Let the Competition Begin

By Mark Roberti

The debate over whether high-frequency or ultrahigh frequency tags are best for tracking items is now in full swing.

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Last week, I wrote in this column that the issue of which frequency is best for tracking items was going to be the next great debate in the radio frequency identification community (see The Great RFID Debate: HF or UHF?). The debate is already in full swing and, as expected, it’s very intense.

In an RFID Journal Webinar last week, sponsored by Impinj (a company that provides chip designs for silicon used in UHF RFID tags), Richard Ulrich, solutions architect for Wal-Mart Stores, made it very clear that Wal-Mart would like to see UHF used at the item level. He said using a single frequency to track pallets, cases and items lowers the total cost of ownership for the RFID system (see Wal-Mart Seeks UHF for Item-Level).




In the same Webinar, Chris Diorio, chairman, founder and vice president of RFID engineering at Seattle-based Impinj, laid out a compelling case for why UHF tags based on EPCglobal’s second-generation Electronic Product Code standard could be used to track items. Diorio said that most of the common assumptions about UHF—that it doesn’t work around water and metal, that tags can’t be read when they are stacked one on top of another, and that tags are too big for many small items—are wrong.

HF and UHF tags use different methods of “coupling”—establishing a radio link for communicating—with the interrogator. HF tags operate in the near field, or from within one wavelength, while UHF tags use the far field. But Diorio explained that by changing the design of the UHF antenna, it can also communicate in the near field. In effect, it can operate like an HF tag and enjoy some of the same advantages HF has for item-level tagging. If you didn’t have a chance to attend the Webinar, it’s worth viewing the archived version when it’s posted on our Webinar site in a few days.

On the day of the Webinar, ODIN Technologies, a Dulles, Va., systems integration firm, announced the results of a battery of tests the company conducted using three commercially available UHF EPC Gen 2 tags and four commercially available HF tags compliant with the ISO 15693 standard. ODIN ran the tags through five performance tests and against three pharmaceutical use cases, for a total of eight test categories. Its “Battle of the Frequencies” report said HF tags beat UHF tags by a “technical knockout.” HF tags performed best in five of the categories, while UHF tags won in two. In one category, the two frequencies performed equally well (see Study Says HF Rules for Pharma Items).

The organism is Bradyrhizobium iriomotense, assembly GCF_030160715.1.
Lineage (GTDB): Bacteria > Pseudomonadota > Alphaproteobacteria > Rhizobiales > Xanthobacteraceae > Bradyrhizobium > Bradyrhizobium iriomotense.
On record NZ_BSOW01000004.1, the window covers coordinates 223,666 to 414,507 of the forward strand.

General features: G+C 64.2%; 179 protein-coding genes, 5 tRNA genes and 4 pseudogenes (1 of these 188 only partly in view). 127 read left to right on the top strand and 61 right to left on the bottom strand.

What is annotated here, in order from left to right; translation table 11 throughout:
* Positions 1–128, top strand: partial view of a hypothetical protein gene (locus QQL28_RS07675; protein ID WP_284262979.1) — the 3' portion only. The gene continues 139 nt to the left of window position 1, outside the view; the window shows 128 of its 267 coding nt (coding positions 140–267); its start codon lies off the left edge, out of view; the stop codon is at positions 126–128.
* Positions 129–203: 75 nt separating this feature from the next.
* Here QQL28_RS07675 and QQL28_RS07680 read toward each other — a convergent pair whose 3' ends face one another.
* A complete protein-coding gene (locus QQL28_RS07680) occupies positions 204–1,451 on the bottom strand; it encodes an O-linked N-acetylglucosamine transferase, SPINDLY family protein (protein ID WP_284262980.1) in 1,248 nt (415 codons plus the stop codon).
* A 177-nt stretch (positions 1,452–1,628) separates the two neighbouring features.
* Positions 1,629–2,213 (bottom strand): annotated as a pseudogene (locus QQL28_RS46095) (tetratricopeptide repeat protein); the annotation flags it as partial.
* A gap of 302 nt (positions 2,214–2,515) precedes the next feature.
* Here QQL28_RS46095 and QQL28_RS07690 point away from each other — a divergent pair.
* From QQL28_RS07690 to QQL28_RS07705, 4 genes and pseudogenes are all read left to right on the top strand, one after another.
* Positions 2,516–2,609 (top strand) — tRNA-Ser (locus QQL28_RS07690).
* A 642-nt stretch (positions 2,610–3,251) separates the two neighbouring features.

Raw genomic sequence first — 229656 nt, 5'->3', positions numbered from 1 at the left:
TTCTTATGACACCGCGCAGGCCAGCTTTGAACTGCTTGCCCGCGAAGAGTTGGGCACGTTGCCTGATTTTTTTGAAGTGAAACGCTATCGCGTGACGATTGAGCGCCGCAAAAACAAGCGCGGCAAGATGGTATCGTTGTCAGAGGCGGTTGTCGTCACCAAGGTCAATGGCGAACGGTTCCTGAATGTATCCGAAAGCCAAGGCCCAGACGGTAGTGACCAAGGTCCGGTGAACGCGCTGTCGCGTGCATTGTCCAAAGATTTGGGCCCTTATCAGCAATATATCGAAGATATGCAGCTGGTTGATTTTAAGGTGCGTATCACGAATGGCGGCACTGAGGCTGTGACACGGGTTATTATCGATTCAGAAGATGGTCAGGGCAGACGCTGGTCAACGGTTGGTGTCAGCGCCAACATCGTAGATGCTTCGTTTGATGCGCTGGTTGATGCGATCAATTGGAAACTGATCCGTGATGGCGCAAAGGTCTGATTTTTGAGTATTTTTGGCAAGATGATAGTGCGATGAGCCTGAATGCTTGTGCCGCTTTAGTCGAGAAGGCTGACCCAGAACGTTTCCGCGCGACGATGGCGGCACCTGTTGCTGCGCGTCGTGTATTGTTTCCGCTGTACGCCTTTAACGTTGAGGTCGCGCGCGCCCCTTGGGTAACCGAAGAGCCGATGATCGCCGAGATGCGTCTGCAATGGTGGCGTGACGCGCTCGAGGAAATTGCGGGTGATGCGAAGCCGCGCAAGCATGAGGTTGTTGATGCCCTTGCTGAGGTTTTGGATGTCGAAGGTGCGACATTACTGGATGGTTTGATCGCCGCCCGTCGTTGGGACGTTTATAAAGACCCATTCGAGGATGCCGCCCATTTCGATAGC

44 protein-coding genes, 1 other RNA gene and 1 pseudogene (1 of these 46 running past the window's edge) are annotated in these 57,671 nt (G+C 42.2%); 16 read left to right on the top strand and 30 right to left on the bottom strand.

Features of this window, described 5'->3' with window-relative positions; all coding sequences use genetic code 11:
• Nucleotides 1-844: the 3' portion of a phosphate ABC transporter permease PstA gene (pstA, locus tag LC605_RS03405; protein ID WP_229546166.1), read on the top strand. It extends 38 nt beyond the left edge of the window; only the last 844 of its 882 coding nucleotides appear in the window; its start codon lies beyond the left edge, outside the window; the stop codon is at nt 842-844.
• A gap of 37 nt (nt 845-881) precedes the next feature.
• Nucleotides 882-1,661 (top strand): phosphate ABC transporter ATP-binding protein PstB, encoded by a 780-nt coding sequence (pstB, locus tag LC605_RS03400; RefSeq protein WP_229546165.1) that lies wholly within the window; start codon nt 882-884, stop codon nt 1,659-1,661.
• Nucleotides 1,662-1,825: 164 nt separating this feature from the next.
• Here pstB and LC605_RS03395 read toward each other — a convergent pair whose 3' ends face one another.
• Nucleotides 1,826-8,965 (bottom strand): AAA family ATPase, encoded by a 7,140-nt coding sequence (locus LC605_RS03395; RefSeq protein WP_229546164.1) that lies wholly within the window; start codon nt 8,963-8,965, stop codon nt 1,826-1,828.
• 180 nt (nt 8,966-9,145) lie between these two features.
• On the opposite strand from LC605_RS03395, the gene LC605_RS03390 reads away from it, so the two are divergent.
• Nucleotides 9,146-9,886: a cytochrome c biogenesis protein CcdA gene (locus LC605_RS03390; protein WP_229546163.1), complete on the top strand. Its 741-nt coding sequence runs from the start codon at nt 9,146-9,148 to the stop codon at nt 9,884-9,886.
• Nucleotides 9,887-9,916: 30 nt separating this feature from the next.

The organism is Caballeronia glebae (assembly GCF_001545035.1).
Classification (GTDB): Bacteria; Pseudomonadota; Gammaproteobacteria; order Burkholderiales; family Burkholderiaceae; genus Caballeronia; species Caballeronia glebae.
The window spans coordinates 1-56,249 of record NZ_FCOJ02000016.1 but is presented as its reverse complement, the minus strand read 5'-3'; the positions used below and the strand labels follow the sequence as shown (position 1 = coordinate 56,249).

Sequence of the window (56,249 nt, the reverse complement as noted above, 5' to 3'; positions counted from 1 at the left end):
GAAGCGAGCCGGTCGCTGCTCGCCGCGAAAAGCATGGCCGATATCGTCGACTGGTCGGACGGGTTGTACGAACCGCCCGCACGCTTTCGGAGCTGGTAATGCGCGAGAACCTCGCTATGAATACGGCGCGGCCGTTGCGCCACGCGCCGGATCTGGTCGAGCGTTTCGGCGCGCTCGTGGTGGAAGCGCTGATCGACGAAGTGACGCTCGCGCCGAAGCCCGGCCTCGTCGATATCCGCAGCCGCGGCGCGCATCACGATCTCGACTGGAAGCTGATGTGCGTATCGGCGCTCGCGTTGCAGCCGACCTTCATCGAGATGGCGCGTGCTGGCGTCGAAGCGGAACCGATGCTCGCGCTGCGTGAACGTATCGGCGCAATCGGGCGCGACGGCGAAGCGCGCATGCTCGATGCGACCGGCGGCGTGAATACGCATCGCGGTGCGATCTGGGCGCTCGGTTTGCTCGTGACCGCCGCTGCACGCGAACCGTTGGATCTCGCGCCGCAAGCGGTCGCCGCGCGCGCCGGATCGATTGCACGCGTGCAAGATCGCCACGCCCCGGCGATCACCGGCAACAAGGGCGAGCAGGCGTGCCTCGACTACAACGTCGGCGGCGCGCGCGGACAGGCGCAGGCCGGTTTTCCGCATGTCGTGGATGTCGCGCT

A week earlier, EPCglobal did its own test of HF and UHF tags on items being read under a variety of simulated scenarios, such as reading several different items placed randomly in a tote or reading DVDs on a shelf. EPCglobal did not declare which technology was better, but said it would analyze the results and use them to inform the development of any additional features needed on tags used to track items (see EPCglobal Puts Item Tagging to the Test).

Vendors that offer either HF or UHF tags and interrogators have a lot at stake. Not surprisingly, players on both sides of the issue are gearing up to promote their technology and clarify technical issues. Magellan Technology has produced a white paper, “A Comparison of RFID Frequencies and Protocols,” which examines some of these issues. You can download it from our RFID White Paper Library.

It’s important for end users to communicate their needs and views. This year’s RFID Journal LIVE! conference, to be held May 1-3 in Las Vegas, will feature a breakout session, entitled “Is HF or UHF Best for Item-Level Tagging?” Representatives of Pfizer, Wyeth Pharmaceuticals and Purdue Pharma will discuss how well RFID technology at 13.56 MHz (HF) and 915 MHz (UHF) each address the technical and business needs of pharmaceutical retailers.

It’s vital for end users to have information about the business and technical merits of choosing one frequency over another, but there will be spinning on the part of some vendors. RFID Journal is fully committed to representing the issues as fairly, clearly, openly and objectively as we can. A full and robust debate is healthy for the RFID industry and will benefit end users, who ultimately will be investing large amounts of money in whichever technology they choose.

Mark Roberti is the founder and editor of RFID Journal. If you would like to comment on this article, click on the link below.